They use a method of grazing called ‘mob grazing’ a large number of animals, sheep in this case, in a small area of land for a short period of time, you’ll have to believe me if I tell you there are 800 in here somewhere…  happily and noisily munching away.

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Here they are coming down the village, with resident neighbours willingly mucking in with traffic and sheep herding (no dogs were used)

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They can move at quite a pace

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A view from the other side of the estuary gives an idea of what’s involved, this field, which will house the Field of Light, later in the year was grazed over three days

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Then it was time to move on to pastures new, with the sheep back off up the village again.

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The photographs on Village Farm’s facebook page are gorgeous, the sort of work that oozes from knowing your subject, field skills and, as mentioned,  acres of passion .

(We can’t wait to see the pigs next year).


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Welcome Home Ocean Valour

Salcombe gave a warm welcome home yesterday,  to two young me, Tom Rainey and Lawrence Walters, who had been at sea since May, rowing across the North Atlantic, from New York to Salcombe. It’s a long way in a small boat, that’s them in the centre of the shot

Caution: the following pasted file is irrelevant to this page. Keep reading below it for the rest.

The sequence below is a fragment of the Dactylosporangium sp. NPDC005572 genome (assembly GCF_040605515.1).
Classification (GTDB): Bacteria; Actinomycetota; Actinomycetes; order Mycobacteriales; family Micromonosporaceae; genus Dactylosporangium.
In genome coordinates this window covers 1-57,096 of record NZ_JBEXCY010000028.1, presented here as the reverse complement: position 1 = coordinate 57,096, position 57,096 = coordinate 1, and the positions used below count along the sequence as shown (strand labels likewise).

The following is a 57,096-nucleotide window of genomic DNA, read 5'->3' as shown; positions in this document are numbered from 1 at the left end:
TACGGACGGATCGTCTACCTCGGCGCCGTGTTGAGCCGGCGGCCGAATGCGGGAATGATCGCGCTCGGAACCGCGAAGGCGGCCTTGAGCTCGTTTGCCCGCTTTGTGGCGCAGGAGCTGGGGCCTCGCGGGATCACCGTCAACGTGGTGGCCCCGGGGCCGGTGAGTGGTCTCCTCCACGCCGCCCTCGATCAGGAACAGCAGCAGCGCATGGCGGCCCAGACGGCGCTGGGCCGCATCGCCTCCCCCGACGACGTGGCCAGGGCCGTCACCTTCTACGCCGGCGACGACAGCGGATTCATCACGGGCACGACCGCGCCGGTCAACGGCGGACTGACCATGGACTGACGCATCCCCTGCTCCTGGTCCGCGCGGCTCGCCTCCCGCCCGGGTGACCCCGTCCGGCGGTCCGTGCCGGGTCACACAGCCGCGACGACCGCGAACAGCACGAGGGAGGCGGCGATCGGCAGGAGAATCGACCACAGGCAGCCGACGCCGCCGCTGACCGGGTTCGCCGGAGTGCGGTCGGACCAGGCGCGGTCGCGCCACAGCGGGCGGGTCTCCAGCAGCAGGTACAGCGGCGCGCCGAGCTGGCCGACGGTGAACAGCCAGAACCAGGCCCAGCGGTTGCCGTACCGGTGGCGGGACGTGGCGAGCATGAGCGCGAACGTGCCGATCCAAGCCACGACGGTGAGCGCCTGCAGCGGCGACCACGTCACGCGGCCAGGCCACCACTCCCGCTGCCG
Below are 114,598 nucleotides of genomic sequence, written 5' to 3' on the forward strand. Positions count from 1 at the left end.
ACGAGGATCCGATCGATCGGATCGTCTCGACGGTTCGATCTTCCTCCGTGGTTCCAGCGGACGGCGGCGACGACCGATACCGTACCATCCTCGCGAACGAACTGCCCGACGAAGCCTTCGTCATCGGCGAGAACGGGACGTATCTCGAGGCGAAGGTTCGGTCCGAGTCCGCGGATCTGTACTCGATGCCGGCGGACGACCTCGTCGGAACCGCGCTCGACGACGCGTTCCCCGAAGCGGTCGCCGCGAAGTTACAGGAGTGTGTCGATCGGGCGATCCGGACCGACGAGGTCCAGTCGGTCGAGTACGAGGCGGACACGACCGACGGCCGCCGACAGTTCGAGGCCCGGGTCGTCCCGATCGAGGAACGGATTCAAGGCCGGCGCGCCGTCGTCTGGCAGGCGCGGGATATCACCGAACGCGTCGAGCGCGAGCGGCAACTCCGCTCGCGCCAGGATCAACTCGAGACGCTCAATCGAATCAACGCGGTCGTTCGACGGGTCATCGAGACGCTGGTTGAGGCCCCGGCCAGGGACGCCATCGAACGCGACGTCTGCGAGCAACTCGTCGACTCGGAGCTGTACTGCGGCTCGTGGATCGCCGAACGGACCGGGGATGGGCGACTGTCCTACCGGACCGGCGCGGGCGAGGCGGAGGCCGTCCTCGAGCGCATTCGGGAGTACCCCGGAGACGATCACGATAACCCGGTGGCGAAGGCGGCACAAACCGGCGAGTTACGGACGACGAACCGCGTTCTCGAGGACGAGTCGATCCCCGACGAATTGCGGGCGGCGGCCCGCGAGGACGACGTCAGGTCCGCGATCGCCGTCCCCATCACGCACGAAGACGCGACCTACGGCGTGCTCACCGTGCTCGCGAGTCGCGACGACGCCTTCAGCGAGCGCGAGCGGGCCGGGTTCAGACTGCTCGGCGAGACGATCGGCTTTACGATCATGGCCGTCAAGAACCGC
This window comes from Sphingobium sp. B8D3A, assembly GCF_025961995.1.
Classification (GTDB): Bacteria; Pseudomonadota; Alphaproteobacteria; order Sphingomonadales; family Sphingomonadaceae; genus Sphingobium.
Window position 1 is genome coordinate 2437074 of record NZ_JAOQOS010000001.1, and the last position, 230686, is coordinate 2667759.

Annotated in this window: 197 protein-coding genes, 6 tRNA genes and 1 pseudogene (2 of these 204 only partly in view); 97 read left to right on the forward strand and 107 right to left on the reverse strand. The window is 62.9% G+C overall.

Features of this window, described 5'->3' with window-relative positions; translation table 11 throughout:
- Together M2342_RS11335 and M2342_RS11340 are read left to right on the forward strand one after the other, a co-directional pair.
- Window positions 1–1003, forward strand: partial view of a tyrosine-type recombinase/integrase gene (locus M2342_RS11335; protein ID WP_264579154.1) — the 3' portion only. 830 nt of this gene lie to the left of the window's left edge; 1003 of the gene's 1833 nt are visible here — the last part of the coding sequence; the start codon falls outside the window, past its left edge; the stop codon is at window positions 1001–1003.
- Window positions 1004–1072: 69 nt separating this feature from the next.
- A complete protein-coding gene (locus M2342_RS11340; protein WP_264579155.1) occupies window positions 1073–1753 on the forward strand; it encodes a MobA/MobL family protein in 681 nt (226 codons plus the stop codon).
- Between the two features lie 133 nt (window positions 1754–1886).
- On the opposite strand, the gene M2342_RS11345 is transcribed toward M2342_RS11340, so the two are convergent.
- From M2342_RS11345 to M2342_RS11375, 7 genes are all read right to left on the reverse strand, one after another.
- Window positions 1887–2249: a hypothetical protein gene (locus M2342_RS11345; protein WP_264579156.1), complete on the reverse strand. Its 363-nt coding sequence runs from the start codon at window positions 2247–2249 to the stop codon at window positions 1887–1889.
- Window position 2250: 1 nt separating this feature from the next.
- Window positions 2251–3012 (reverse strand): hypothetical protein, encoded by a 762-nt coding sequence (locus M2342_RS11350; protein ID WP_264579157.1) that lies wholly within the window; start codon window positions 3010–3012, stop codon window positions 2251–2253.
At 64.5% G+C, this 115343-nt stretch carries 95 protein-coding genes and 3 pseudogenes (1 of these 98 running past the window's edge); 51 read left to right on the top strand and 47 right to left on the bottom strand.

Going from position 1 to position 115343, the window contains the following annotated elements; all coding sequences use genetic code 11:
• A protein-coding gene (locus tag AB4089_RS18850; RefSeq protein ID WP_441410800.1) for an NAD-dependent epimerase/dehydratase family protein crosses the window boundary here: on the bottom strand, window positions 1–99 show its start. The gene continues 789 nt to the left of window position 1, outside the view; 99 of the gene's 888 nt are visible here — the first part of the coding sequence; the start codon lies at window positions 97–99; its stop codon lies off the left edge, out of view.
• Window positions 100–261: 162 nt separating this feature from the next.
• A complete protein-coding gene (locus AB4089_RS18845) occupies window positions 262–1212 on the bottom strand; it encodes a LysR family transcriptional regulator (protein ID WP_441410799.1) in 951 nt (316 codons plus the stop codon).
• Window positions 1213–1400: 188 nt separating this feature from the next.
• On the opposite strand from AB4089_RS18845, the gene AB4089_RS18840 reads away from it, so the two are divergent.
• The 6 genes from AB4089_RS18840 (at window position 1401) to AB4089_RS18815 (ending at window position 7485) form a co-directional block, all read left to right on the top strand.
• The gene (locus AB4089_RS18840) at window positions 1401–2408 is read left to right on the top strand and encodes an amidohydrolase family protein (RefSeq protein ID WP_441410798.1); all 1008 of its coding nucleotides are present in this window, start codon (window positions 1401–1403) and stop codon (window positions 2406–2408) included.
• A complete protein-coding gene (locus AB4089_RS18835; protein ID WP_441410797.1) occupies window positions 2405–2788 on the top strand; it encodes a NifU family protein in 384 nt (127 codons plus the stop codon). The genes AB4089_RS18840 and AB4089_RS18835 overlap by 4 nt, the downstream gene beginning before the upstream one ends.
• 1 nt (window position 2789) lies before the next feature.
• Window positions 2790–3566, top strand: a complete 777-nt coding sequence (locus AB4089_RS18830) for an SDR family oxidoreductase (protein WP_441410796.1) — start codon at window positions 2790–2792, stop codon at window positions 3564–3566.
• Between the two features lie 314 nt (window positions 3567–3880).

Ocean Valour 5

There were about 200 boats out on the water to escort them into harbour, Mr uphilldowndale was amongst them.. He is easily identifiable in the photos as the only small sailing dingy in the flotilla,

He assure me he wasn’t as close to the lifeboat as he appears to be

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Mrs Ogg and I joined the  watching crowds on dry land, and whilst we kept our feet dry, our eyes were not;  it was very moving.  Tom and Lawrence, set out on this epic adventure, in memory of Tom’s Dad, Luke, who died of a brain tumour and to raise funds for The Brain Tumour Charity. They broke two world records en route, for the youngest pair to row the north Atlantic and for the distance rowed in twenty four hours

Ocean Valour 7

I can’t start to imagine how good a nights sleep might be after such a voyage, but I’ll bet they slept well, and that their families, especially, Tom’s mum, slept just as soundly, knowing they were home safe.

The expression on Tom’s mums face, (in the white jacket) say’s it all.

Ocean Valour Tom's Mum_

Donations can be made to The Brain Tumour Charity at Tom and Lawrence’s Just Giving page.

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the press with the Royal Marines

Ocean Valour Press boat_

A seaside assortment….

Ocean Valour 11

 

Ocean Valour 13

Ocean Valour 12

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On the tide